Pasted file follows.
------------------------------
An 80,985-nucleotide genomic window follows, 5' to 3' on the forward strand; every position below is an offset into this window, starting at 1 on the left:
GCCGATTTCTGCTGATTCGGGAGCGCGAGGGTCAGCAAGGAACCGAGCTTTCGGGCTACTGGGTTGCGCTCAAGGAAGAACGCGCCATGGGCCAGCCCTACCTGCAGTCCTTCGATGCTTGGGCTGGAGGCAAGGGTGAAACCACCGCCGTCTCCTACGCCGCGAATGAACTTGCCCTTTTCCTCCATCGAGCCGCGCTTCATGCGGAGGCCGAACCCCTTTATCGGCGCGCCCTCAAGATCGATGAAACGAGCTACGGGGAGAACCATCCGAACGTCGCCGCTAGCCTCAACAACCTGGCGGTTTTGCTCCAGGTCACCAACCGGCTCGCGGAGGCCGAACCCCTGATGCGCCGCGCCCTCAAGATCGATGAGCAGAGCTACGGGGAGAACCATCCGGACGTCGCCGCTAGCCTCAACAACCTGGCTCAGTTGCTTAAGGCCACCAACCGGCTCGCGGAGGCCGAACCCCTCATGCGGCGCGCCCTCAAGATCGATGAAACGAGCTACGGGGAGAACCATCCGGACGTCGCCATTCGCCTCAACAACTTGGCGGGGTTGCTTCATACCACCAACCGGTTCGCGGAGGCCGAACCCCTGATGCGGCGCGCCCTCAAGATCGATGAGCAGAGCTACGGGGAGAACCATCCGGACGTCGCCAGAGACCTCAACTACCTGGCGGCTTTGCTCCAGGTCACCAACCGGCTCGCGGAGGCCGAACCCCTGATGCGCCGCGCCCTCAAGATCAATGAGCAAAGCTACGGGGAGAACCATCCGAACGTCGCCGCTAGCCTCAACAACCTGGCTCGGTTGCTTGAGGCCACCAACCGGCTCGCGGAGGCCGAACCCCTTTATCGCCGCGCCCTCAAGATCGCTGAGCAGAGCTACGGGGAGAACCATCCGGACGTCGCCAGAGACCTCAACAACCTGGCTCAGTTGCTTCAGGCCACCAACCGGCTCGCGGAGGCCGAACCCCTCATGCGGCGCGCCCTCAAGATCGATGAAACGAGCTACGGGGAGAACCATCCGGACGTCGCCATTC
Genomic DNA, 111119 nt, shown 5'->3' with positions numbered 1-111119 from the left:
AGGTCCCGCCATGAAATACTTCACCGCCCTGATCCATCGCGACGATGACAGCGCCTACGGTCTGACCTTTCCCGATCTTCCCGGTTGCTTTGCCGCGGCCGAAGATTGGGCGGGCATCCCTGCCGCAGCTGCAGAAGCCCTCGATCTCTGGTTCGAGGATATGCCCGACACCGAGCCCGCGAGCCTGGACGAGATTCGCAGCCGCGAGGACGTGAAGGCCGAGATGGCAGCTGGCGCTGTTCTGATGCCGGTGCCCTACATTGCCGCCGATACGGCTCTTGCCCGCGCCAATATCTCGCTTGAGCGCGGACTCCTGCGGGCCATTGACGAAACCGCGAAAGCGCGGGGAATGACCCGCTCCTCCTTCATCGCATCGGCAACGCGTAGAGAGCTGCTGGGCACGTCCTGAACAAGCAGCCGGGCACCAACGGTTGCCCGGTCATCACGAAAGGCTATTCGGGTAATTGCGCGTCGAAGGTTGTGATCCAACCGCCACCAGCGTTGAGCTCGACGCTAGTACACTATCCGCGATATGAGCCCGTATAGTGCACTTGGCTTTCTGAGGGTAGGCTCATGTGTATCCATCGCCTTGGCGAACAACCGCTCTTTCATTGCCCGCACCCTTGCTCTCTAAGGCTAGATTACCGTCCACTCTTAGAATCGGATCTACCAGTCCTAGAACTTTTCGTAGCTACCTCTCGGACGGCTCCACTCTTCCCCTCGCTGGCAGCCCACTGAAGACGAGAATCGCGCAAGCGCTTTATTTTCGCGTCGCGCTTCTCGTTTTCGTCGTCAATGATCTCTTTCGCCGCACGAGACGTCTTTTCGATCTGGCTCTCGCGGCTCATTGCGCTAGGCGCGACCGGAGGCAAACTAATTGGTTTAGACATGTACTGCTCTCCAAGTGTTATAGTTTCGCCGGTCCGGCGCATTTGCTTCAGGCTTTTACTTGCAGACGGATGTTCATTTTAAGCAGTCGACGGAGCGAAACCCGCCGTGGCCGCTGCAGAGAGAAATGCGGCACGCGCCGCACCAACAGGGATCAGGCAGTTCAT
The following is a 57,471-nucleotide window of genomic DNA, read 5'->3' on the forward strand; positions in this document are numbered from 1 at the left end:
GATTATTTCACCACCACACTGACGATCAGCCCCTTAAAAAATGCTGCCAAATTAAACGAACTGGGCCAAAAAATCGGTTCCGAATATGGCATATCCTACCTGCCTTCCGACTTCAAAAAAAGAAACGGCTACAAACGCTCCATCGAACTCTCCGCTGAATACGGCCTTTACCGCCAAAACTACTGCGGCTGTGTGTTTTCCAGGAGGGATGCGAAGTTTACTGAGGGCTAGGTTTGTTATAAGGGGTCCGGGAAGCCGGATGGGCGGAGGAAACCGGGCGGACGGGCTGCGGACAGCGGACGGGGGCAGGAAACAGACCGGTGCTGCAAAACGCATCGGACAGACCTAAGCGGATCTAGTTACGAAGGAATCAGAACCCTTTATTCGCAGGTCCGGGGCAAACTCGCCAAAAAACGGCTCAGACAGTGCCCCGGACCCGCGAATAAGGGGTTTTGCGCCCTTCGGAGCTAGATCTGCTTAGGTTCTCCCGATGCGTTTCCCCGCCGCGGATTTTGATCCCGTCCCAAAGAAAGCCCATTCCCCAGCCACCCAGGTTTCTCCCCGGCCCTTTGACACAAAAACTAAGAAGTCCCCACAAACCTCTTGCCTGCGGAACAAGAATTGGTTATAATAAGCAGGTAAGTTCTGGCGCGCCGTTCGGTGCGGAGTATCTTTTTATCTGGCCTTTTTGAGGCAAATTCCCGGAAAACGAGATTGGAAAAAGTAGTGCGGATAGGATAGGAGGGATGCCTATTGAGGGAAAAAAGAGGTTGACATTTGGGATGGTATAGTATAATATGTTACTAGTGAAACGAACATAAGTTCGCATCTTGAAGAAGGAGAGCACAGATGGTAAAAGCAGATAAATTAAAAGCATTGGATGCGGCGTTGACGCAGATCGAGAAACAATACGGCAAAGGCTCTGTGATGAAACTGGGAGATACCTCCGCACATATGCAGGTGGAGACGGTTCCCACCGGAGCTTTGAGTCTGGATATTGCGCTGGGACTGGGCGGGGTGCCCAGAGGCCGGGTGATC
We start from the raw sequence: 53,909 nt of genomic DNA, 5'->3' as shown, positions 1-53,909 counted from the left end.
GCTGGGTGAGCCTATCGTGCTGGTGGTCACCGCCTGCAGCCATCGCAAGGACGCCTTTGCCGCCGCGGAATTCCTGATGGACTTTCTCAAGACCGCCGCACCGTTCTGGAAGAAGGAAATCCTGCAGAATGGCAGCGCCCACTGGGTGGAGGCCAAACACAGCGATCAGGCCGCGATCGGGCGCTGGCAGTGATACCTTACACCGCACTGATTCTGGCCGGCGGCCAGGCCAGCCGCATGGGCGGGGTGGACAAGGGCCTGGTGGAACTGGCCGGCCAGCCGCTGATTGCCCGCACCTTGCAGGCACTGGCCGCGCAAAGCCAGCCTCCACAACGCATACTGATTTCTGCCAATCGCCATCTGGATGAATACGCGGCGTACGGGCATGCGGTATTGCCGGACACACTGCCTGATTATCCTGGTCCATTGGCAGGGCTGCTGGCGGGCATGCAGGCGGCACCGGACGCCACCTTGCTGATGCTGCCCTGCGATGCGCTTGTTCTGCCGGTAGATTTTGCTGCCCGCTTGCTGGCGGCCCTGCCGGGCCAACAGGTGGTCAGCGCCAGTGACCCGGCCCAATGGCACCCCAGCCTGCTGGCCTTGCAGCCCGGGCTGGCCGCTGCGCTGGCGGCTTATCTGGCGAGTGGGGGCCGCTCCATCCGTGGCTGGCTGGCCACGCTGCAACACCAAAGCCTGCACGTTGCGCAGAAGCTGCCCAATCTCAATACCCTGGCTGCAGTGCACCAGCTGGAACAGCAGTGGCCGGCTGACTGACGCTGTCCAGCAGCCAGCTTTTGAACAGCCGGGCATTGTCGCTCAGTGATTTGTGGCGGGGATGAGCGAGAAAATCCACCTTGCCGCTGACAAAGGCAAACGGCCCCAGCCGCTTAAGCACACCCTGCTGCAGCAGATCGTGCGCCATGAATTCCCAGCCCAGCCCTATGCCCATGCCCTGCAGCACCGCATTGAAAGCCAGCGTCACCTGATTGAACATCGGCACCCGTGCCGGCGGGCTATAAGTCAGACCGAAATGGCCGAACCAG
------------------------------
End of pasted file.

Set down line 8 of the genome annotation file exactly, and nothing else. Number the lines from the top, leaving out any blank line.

GCTGGGTGAGCCTATCGTGCTGGTGGTCACCGCCTGCAGCCATCGCAAGGACGCCTTTGCCGCCGCGGAATTCCTGATGGACTTTCTCAAGACCGCCGCACCGTTCTGGAAGAAGGAAATCCTGCAGAATGGCAGCGCCCACTGGGTGGAGGCCAAACACAGCGATCAGGCCGCGATCGGGCGCTGGCAGTGATACCTTACACCGCACTGATTCTGGCCGGCGGCCAGGCCAGCCGCATGGGCGGGGTGGACAAGGGCCTGGTGGAACTGGCCGGCCAGCCGCTGATTGCCCGCACCTTGCAGGCACTGGCCGCGCAAAGCCAGCCTCCACAACGCATACTGATTTCTGCCAATCGCCATCTGGATGAATACGCGGCGTACGGGCATGCGGTATTGCCGGACACACTGCCTGATTATCCTGGTCCATTGGCAGGGCTGCTGGCGGGCATGCAGGCGGCACCGGACGCCACCTTGCTGATGCTGCCCTGCGATGCGCTTGTTCTGCCGGTAGATTTTGCTGCCCGCTTGCTGGCGGCCCTGCCGGGCCAACAGGTGGTCAGCGCCAGTGACCCGGCCCAATGGCACCCCAGCCTGCTGGCCTTGCAGCCCGGGCTGGCCGCTGCGCTGGCGGCTTATCTGGCGAGTGGGGGCCGCTCCATCCGTGGCTGGCTGGCCACGCTGCAACACCAAAGCCTGCACGTTGCGCAGAAGCTGCCCAATCTCAATACCCTGGCTGCAGTGCACCAGCTGGAACAGCAGTGGCCGGCTGACTGACGCTGTCCAGCAGCCAGCTTTTGAACAGCCGGGCATTGTCGCTCAGTGATTTGTGGCGGGGATGAGCGAGAAAATCCACCTTGCCGCTGACAAAGGCAAACGGCCCCAGCCGCTTAAGCACACCCTGCTGCAGCAGATCGTGCGCCATGAATTCCCAGCCCAGCCCTATGCCCATGCCCTGCAGCACCGCATTGAAAGCCAGCGTCACCTGATTGAACATCGGCACCCGTGCCGGCGGGCTATAAGTCAGACCGAAATGGCCGAACCAG